Hayek was a social philosopher with the profound commitment of the classic liberal to the scientific enlightenment values of individual freedom, democracy, and the rule of law.

        The Pinochet aspersions – the allegations of support for human rights abuses by a gentle champion of freedom and democracy – are a scurrilous progressive untruth. Just one more in the long litany of dishonesty and bad faith. And though I far from intend to downplay 3,000 odd casualties in Piniochet’s Chile – it unfortunately pales against the immensity of horrors of socialist regimes worldwide. How far down that inevitable track had Allende moved with the Chilean society and economy spiraling out of control? Getting both the economy and constitution back on track is far from a bad thing.

        http://escueladegobierno.uai.cl/wp-content/uploads/2014/11/WP_036.pdf

        Hayek was also an economist whose Nobel Prize winning work underlies the macroeconomic management of modern economies as I said. How most people make money is in stable market economies. This is real world success as seen in positive – but modest – growth over a long time – mainstream economics as I show with the central bank policy of 1997. One that we follow to his day. Practical management of interest rates to manage the up and downs of inflation that is a prime source of instability.

        A commitment to democracy, the rule of law and freedom – as well as practical and proven economic management – is far from ideological. God only knows what Maxy’s ideology is. I doubt that it is even conventionally progressive – it seems all seen through a strange lens of personal advantage. How do you identify a sociopath again? It is all so superficial and self absorbed. But more obviously it is all an intellectual train wreck. Far from standing on the shoulders of giants – it is all pulled out of his arse.

      • Max_OK, Weird Citizen Scientist

        Rob said “God only knows what Maxy’s ideology is. I doubt that it is even conventionally progressive – it seems all seen through a strange lens of personal advantage.”
        _______

        I do try to do what’s best for me, but I do not believe it’s ok to achieve goals through evil means. Apparently, your favorite economist, Hayek, believed otherwise, and I suppose you do too.

        I don’t have an ideology, unless doing what promises to work regardless of ideology is considered an ideology.

      • Allende defended himself with an AK47 that was a gift from Fidel Castro and was a paid KGB agent. Castro and the KGB were sweeties of course.

        But Hayek had nothing to do with the politics of the time. Although his work had something to do with the constitutional and economic reform.

        What works in modern economies has an empirical basis and doesn’t rely on whatever Maxy pulls out of his arse. Thank God.

      • Max_OK, Weird Citizen Scientist

        Rob, you haven’t done your homework on Hayek, and are ill informed about his views on Pinochet, the bloody Chilean dictator. Hayek’s words from a 1981 interview with El Mercurio show he was an apologist for Pinochet and believed ends justify means.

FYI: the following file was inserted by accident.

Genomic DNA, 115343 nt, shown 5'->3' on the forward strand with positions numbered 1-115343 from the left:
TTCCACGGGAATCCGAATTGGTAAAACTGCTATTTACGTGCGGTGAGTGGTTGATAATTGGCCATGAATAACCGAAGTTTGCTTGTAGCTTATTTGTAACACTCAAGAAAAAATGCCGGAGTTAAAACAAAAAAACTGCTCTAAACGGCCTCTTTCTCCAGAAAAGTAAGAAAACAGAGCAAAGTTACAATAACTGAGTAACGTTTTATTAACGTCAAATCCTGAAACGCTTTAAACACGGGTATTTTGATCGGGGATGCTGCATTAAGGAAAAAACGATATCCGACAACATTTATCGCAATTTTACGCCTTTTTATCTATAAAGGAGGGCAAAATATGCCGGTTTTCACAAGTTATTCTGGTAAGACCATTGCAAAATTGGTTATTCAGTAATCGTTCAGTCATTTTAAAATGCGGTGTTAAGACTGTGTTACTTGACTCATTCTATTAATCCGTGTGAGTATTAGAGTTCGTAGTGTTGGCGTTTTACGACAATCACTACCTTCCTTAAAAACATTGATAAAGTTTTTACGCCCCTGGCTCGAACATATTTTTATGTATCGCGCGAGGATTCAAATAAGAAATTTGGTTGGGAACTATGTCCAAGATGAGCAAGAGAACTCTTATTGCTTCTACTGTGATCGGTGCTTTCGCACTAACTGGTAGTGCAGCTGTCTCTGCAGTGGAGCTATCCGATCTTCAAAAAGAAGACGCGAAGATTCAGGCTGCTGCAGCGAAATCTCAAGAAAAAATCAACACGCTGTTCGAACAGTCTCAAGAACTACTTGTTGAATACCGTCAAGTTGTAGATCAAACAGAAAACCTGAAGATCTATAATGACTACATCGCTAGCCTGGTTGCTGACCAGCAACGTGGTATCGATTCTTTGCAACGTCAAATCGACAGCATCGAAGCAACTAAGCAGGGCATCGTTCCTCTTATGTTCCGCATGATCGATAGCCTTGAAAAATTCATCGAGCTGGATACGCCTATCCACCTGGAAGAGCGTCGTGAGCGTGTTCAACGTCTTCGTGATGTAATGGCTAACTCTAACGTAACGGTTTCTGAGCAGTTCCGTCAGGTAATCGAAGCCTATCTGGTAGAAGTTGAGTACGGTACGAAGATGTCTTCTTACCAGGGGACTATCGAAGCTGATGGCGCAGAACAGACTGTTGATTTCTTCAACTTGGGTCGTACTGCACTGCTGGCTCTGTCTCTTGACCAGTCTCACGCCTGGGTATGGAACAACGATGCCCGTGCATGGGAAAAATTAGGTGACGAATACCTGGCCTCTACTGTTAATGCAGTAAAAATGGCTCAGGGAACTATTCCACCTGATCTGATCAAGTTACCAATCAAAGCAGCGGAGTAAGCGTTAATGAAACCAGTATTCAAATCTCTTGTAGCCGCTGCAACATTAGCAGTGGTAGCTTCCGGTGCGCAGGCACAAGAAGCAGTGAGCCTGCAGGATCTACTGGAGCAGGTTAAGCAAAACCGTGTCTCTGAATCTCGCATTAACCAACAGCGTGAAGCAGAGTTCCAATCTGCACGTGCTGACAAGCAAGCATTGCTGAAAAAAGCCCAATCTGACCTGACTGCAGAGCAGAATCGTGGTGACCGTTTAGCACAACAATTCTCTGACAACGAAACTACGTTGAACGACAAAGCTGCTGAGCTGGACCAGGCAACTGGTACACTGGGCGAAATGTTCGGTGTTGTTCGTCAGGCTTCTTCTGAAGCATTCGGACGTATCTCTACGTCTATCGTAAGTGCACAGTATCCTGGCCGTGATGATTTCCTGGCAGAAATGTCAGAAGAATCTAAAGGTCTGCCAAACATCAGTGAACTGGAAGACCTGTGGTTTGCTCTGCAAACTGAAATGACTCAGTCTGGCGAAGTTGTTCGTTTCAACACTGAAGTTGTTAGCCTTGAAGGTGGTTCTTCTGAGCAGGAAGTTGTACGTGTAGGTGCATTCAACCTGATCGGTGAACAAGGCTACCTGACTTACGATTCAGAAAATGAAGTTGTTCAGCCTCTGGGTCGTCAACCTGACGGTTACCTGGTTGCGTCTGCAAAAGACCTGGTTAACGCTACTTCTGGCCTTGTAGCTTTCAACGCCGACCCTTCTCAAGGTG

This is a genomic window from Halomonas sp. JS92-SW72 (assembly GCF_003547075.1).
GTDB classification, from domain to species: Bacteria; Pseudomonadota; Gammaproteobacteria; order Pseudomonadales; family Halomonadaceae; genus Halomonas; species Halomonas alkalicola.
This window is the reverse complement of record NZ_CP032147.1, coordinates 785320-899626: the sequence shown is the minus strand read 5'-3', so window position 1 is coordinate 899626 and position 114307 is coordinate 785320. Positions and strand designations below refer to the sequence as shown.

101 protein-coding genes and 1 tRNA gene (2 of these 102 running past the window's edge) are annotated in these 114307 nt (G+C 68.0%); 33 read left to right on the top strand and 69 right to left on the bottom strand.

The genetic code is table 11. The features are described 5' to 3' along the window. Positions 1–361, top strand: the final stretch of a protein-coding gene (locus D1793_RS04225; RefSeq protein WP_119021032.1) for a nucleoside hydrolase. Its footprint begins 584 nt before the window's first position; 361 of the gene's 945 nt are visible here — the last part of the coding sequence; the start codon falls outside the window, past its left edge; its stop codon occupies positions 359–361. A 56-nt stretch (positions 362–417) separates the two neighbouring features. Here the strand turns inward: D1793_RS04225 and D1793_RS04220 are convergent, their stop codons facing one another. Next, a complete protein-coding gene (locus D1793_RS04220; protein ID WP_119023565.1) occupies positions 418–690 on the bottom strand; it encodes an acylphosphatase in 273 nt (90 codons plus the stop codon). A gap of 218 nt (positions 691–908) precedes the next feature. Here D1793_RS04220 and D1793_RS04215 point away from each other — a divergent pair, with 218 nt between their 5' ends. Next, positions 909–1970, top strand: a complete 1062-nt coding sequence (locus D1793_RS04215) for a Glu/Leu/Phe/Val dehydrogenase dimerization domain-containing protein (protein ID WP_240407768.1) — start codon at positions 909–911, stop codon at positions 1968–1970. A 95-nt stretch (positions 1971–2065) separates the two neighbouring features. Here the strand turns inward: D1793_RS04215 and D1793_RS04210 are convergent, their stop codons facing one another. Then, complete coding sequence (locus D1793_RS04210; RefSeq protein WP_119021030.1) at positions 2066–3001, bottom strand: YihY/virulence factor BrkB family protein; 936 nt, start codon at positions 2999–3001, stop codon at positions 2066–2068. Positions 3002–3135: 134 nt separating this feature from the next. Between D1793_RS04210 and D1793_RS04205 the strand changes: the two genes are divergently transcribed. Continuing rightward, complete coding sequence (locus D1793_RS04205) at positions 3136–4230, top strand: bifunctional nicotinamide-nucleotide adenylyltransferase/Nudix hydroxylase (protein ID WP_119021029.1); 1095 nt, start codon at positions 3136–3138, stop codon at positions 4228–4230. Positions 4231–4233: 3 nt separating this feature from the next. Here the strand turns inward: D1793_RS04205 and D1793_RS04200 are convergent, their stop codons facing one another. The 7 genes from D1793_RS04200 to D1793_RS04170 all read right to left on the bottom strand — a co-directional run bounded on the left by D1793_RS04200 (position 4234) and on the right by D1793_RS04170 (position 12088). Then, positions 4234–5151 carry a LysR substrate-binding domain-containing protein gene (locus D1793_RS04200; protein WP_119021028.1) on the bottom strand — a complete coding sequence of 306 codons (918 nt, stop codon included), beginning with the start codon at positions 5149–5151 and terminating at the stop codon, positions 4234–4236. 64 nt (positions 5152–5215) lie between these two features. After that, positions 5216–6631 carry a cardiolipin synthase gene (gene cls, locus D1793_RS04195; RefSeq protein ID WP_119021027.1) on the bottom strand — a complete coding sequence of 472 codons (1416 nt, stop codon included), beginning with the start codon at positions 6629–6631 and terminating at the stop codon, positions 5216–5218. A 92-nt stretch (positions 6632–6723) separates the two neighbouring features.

“My personal impression — and this is valid for South America – is that in Chile, for example, we will witness a transition from a dictatorial government to a liberal government. And during this transition it may be necessary to maintain certain dictatorial powers, not as something permanent, but as a temporary arrangement.”

        http://www.economicthought.net/blog/wp-content/uploads/2011/12/LibertyCleanOfImpuritiesInterviewWithFVonHayekChile1981.pdf

        Hayek was awarded a Nobel Prize in 1974, seven years before his El Mercurio interview. I have to wonder if he would have received a Nobel had the views he expressed in 1981 been known.

      • Thanks for that, Max.

        Pretty funny that Hayek was concerned about Western democracies being on the “road to serfdom,” even as he supported “temporary” fascism all across South America.

        Spectacular.

        Looks like Chief has been influenced by Hayek in his focus on raising unintentional irony to a high art.

      • Fascinating:

        For Hayek, the supposedly stark difference between authoritarianism and totalitarianism has much importance and Hayek places heavy weight on this distinction in his defence of transitional dictatorship. For example, when Hayek visited Venezuela in May 1981, he was asked to comment on the prevalence of “totalitarian” regimes in Latin America. In reply, Hayek warned against confusing “totalitarianism with authoritarianism,” and said that he was unaware of “any totalitarian governments in Latin America. The only one was Chile under Allende”. For Hayek, however, the word ‘totalitarian’ signifies something very specific: the wants to “organize the whole of society” to attain a “definite social goal” and—in stark contrast to “liberalism and individualism”

      • Rob

        “And it is of course hugely rational to compare cigarettes and energy.”

        I wasnt comparing the two.